This week’s episode of Bang Goes the Theory (aired on BBC 1 on Monday and available online for another three weeks) looks at the prevalence of radio, wifi and mobile phone signals in our surrounding envirnoment. This short clip is a must-watch; condensing the issue into a mere 3 minutes and 37 seconds in an informative and (always) entertaining manner.

The clip begins with some clever camera trickery, illustrating just how many different signals are hanging around your doorstep (lots)…It really is extraordinarily striking, not only visually, but also to get a sense of just how many radio waves we walk through in a 5 minute journey, say to the corner shop and back…

Wi-Fi waves as they appear visually when detected in an outside environment

If there’s so many of these things around, surely they must have some effect on/pose some threat to us and our health? Ah, now isn’t that the million dollar question? Something scientists have been trying to determine for quite some time now. This episode, again, doesn’t answer the question, but it does clarify one little detail. How you interpret that detail is up to you.

The presenter demonstrates that microwave signals from your wi-fi router are essentially the same as those produced by a microwave oven. Obviously the two operate at different strengths and frequencies because their objectives are different. What does this all mean? Well, the fact that the two radio waves are the same thing is a little disconcerting and immediately provokes the reaction that one could be cooking one’s insides by walking through their living room, in and out of the path of wi-fi waves. But, consider this- how often does your wi-fi router warm your cup of tea? Not very often! A little reassurance for you there, but still, no solid answers from the Beeb there, just more silly experiments designed to make us chuckle and chortle.

When will we get a real answer as to whether the radiation leaked by our mobile phone is harmful, or not. It’s a particularly tense question when you take into consideration the number of mobile phone applications currently on the market to promote better sleep (many covered by this blog). If there is indeed a health risk associated with keeping your phone so close to your head throughout the night, then we may all be in a bit of trouble!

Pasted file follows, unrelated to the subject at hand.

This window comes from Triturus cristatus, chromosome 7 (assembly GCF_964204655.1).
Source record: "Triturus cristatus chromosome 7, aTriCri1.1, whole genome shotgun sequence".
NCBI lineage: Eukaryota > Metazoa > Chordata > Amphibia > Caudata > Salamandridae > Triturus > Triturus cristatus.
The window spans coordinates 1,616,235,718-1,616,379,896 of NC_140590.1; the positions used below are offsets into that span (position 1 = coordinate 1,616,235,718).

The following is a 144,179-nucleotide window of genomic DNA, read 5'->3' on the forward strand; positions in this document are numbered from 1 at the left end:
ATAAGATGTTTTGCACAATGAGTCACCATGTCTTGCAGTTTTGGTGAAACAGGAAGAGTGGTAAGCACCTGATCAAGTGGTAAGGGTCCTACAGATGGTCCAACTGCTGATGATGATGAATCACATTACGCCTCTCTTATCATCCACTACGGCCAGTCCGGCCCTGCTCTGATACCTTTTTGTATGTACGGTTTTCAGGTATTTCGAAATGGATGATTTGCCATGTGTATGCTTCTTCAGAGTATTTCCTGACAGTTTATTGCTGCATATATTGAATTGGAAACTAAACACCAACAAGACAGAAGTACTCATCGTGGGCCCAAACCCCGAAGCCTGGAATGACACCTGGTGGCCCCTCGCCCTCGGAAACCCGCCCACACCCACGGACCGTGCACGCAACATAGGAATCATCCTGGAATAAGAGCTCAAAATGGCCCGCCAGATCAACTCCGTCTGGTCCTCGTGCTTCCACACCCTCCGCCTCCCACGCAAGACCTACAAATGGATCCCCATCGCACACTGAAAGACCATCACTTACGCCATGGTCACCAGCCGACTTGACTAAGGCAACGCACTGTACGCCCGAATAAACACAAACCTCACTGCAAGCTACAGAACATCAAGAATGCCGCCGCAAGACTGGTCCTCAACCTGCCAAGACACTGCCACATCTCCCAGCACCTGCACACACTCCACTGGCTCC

An article in the Independent, dated as far back as January 2008, sticks to its guns regarding the notion that nothing good can come from taking your mobile to bed:

The findings are especially alarming for children and teenagers, most of whom – surveys suggest – use their phones late at night and who especially need sleep. Their failure to get enough can lead to mood and personality changes, ADHD-like symptoms, depression, lack of concentration and poor academic performance.

We all know how detrimental the lack of sleep can be, but what this article fails to deliver, is real proof that it’s the radio waves from the phone causing these illnesses of simply the lack of adequate rest itself. Further into the article, a clinical trial is outlined:

Some were exposed to radiation that exactly mimicked what is received when using mobile phones…

It’s often difficult to know when to take scientific research seriously when they don’t test with the actual product supposedly causing the damage. That said, the report and article is pretty damning towards a mobile phone being situated anywhere near your bed. Although it’s unclear as to whether the damage occurs due to the fact that mobile phone is being used to close to bedtime, or whether its leaking radiation is adversely affecting the brain.

In an NHS response to the article as well as that one published by the Daily Telegraph, the following conclusion was made:

There is no suggestion from this experiment that radio waves cause confusion or have any harmful effects upon mood, concentration or personality, as the newspapers have interpreted.

Who do you trust? What are your thoughts? If the NHS says there is no conclusive evidence to state that one is frying their brain by using a Sleep Cycle Alarm Clock, should we keep on forwards in our quest for the perfect night’s sleep?